Food Stars Is a New Low for Gordon Ramsay
If you wish you could watch nothing but commercials during your few hours of free time per day but are constantly bombarded by original, thoughtful content on network television, Gordon Ramsay’s Food Stars is the perfect program for you. This new “competition” show on Fox is a parade of nauseating branding and marketing buzzwords that ostensibly pits up-and-coming entrepreneurs in a variety of challenges. The prize? A paltry quarter million dollars of the UK business tycoon’s investment money. Unlike Ramsay’s other culinary programs, where struggling cooks, chefs, and restauranteurs strive to better themselves, Food Stars is all about the brand and whether that brand and its owner are “good enough” for a celebrity chef to endorse.
Branded content isn’t really new for a Gordon Ramsay show. Hell’s Kitchen showcases a line of expensive pots and pans that somehow has all the negative qualities of both non-stick and cast iron. MasterChef forced its contestants to use grotesque cuts of filet mignon from Walmart. Even Kitchen Knightmares featured luxury ranges, ovens and refrigerators when Gordon would remodel a kitchen, even though these appliances were way out of the price range for any small restaurant. These product placements were tolerable because they were just that, placements, backdrops to otherwise compelling narratives.
Food Stars has none of the product–placement finesse that Ramsay’s previous shows possess. Brands are shown constantly and prominently, always brightly lit with professional staging and pleasant music. The contestants themselves are just human similitudes of their products, often wearing clothes that match the color schemes of the labels and consistently using marketing language that matches the core style of their brand. Gordon speaks to the contestants in strict commercial language, probing the value they might have to him as an investment opportunity, ignoring their humanity in the process.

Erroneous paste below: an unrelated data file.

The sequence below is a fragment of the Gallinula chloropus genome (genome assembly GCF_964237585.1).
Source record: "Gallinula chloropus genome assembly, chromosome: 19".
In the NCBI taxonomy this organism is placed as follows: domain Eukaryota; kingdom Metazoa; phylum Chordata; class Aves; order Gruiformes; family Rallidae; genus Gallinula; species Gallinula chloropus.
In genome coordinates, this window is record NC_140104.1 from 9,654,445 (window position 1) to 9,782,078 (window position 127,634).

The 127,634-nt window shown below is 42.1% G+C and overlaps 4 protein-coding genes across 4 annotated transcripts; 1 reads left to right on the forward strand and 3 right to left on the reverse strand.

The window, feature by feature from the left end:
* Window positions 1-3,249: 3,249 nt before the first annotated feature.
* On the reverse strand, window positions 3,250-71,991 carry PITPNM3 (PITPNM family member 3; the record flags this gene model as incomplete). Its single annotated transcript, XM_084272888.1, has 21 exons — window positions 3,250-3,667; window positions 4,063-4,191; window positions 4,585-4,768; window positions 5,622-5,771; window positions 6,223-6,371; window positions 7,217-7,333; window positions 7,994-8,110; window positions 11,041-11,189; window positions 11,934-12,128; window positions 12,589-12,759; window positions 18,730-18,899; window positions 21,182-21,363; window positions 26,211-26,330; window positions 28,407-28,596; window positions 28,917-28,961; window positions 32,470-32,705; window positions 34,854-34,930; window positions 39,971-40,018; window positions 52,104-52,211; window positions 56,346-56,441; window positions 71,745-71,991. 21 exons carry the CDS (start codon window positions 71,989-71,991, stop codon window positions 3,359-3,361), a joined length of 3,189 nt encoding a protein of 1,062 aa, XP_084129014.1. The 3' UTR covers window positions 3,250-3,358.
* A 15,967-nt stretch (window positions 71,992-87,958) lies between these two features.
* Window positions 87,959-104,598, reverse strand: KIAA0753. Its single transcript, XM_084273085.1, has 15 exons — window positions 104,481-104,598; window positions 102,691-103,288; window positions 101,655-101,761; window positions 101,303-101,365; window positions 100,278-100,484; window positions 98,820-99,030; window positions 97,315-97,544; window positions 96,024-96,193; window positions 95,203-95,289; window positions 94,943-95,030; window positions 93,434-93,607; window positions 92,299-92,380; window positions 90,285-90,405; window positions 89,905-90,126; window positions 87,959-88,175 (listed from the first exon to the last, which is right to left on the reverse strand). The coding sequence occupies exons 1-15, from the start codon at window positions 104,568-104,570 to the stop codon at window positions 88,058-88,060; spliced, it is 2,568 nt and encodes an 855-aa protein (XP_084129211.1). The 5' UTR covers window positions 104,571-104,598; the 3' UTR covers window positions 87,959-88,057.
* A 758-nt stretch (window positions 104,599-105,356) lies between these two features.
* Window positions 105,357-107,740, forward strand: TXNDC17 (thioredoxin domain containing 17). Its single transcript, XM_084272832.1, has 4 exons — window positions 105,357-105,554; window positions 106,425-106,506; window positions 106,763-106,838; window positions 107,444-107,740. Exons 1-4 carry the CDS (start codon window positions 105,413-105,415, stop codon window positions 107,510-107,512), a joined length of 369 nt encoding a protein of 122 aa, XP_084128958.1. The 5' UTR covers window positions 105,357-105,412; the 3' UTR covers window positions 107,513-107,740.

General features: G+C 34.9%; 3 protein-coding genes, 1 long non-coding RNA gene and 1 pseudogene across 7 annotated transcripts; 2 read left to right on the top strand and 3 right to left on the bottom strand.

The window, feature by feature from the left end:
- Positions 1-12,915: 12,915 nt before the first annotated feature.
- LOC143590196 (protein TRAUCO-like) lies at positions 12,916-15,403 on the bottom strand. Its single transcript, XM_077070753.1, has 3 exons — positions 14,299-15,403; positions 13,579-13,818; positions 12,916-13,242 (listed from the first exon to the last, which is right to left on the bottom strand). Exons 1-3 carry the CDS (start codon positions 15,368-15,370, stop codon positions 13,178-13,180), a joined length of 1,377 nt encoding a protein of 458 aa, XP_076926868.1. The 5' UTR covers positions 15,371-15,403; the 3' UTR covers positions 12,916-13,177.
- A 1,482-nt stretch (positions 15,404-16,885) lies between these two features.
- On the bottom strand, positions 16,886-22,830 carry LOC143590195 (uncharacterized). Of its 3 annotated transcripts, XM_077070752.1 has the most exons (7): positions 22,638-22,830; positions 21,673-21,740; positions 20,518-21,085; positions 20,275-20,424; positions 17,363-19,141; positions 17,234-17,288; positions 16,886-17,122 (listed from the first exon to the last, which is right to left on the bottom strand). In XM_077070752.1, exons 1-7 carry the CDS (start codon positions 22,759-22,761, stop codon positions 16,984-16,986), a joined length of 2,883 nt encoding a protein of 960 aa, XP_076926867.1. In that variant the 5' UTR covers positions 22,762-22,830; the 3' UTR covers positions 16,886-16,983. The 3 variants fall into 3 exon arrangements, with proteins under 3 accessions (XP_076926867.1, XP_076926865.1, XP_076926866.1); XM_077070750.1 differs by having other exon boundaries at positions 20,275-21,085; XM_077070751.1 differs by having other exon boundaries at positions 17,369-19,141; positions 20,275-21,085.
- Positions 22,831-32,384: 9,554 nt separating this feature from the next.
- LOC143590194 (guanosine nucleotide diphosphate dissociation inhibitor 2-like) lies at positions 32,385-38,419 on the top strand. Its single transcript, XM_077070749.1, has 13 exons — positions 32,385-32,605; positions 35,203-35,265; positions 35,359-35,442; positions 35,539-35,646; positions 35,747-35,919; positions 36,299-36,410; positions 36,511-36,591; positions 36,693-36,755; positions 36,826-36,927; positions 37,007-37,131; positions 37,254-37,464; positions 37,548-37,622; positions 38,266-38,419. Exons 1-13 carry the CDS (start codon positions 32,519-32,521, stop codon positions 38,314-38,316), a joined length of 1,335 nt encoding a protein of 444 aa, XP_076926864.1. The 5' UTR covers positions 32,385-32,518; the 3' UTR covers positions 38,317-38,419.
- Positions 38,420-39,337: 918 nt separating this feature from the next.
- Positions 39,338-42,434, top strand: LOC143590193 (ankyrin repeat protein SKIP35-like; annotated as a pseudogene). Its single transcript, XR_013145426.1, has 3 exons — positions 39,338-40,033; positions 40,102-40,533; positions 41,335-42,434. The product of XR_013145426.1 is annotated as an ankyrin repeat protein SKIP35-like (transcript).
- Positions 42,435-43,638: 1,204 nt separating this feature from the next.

The competition aspect of Food Stars is like a game of musical chairs for brand commercials. In each episode, the contestants participate in a challenge that’s designed to test their entrepreneurial skills and acumen. Each brand that survives the challenge gets a greater share of viewer eyeballs the longer they’re able to escape Ramsay’s guillotine. By the end of the series, there were only three contestants to fill an hour-long show, meaning each product got dozens of commercials worth of screen time. Reaching the finale was just as valuable as actually winning.
The challenges in Food Stars offer the only respite from product placement, but they’re not fun or creative enough to save the rest of the program. They also seem aimless and not at all within the theme of the rest of the show. The series premiere features competing pop-up food stands at the beach, as if the ability to serve sand-sprinkled hot dogs correlates with success in selling pasta sauce. The penultimate episode has the contestants designing meal courses for a circus performance, and they’re judged on their ability to incorporate juggling and other acrobatics with serving food and beverages. There’s some dumb spectacle to it all, but it’s hollow.
Maybe Food Stars wouldn’t seem as obnoxious if there were anything original about it, but nearly 20 years after Guy Fieri won the second season of The Next Food Network Star, the concept seems stale. As it is, the show feels like a fake program you’d see in a Paul Verhoeven movie or a parody of our current capitalist hellscape. The fact that it’s real, however, is deeply alienating and depressing, like staring into the eyes of Ronald McDonald. Hopefully, Ramsay’s upcoming revival of Kitchen Nightmares will be a return to form.